Having a positive mental attitude comes easier to some than it does to others when faced with disappointment.
We all have tendencies to react more positively or negatively depending on the situation and based on our life experiences. Think of the last time you were faced with a setback. Did you try to look on the bright side, or did it ruin your day or make you doubt yourself? How does that compare to your usual reaction to problems?
Of course life is rarely black and white. Our reactions will always be a mix of positive and negative. And there are times it takes work (hard work) to stay positive and look on the bright side of a daunting situation, an unexpected challenge, or set back.
But every day you have a chance to do better and be better, and having a positive mental attitude can help you feel better too.
What is a positive mental attitude?
So what exactly is a positive mental attitude and why should you care about cultivating it in yourself? Synonymous with “positive thinking” and a “positive mindset:”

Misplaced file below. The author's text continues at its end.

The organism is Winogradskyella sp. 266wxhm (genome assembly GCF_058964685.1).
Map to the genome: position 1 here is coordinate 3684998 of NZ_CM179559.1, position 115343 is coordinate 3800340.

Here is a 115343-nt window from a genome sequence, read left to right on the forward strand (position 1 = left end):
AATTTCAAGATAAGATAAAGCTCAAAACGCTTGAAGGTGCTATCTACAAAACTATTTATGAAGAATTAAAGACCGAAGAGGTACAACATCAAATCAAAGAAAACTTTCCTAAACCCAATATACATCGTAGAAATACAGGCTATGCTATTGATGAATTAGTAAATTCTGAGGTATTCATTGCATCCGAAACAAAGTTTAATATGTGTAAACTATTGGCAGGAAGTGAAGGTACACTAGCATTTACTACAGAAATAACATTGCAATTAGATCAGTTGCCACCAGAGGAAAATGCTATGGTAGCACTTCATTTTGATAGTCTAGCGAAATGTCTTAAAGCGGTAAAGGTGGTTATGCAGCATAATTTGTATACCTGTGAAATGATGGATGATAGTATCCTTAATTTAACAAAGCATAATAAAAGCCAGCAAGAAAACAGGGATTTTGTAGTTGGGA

“[P]ositive thinking actually means approaching life’s challenges with a positive outlook. It does not necessarily mean avoiding or ignoring the bad things; instead, it involves making the most of the potentially bad situations, trying to see the best in other people, and viewing yourself and your abilities in a positive light.”
A positive mental attitude is powerful (and makes you powerful) and it’s more than just sticking a smile on your face. A positive mental attitude:
- Is motivational to yourself and those around you
- Makes it easier to tackle a project or problem with enthusiasm, making it more likely you’ll progress and succeed
- Helps you more easily identify what’s good in a bad situation, focusing on that instead
- Can encourage you to feel powerful and confident, carrying over into other situations and areas of your life
A positive mental attitude is not:
- Ignoring and avoiding problems
- Being unrealistic about what is wrong or what the problem actually is
- Blindly deciding to go forward with something without fully thinking it through
- Being reckless, “hoping” that everything will be ok
Having a positive mental attitude provides numerous health benefits; examples from the Mayo Clinic include:
- Having a longer life span
- Improved psychological benefits, such as lower rates of depression and stress